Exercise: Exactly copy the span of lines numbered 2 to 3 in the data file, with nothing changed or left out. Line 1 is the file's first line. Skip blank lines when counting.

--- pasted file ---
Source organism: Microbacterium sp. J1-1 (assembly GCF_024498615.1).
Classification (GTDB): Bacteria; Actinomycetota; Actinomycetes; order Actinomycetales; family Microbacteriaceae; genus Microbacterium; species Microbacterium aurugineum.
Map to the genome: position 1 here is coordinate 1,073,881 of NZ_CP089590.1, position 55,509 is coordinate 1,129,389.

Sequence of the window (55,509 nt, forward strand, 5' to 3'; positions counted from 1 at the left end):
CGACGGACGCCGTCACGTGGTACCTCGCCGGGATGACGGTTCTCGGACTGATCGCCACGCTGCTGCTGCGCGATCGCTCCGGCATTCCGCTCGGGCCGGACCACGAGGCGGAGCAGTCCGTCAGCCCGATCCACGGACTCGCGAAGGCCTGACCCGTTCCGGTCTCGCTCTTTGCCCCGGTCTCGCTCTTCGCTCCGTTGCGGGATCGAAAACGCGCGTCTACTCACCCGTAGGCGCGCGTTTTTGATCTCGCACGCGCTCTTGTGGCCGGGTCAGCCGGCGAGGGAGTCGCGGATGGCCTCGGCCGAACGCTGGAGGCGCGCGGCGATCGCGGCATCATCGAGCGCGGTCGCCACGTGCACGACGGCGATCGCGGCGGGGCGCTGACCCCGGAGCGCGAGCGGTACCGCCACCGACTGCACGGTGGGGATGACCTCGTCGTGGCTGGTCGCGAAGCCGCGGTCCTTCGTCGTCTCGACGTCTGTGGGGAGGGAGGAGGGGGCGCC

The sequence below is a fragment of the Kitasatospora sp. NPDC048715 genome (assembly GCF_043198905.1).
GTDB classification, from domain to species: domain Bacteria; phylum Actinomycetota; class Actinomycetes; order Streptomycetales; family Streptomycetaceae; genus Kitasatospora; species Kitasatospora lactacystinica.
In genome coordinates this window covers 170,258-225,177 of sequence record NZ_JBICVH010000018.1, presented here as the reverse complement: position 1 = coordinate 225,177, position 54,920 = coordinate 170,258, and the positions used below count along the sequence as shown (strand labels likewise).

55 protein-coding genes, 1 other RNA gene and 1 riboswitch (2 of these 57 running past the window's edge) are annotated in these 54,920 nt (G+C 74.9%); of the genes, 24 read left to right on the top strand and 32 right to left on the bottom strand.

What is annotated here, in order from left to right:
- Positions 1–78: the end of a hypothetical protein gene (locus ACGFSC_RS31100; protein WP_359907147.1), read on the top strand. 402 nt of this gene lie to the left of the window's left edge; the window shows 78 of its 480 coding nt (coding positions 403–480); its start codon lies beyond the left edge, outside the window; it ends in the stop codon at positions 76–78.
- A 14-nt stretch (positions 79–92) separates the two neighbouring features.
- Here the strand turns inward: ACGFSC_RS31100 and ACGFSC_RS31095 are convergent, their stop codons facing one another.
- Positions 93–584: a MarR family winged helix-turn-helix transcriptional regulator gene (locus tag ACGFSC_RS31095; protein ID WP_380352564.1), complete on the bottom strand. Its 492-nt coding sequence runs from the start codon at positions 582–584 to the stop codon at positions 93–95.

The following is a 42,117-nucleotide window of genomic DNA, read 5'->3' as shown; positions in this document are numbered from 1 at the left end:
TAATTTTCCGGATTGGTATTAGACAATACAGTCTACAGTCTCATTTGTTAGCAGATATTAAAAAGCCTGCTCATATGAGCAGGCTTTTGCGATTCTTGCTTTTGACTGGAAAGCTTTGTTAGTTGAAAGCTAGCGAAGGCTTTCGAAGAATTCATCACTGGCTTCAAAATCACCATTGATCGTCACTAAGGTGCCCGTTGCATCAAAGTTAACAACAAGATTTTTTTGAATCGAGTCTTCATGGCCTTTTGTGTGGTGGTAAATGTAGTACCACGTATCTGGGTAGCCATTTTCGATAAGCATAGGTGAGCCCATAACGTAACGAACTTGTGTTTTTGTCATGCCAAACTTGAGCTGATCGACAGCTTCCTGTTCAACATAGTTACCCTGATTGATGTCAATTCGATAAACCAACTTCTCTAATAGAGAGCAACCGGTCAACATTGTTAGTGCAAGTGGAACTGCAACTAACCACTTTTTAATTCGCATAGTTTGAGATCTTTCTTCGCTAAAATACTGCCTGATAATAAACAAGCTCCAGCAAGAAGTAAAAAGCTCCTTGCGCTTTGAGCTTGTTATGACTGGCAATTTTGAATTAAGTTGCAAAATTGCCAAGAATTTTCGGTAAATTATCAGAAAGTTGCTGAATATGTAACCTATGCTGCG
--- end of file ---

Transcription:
Classification (GTDB): Bacteria; Actinomycetota; Actinomycetes; order Actinomycetales; family Microbacteriaceae; genus Microbacterium; species Microbacterium aurugineum.
Map to the genome: position 1 here is coordinate 1,073,881 of NZ_CP089590.1, position 55,509 is coordinate 1,129,389.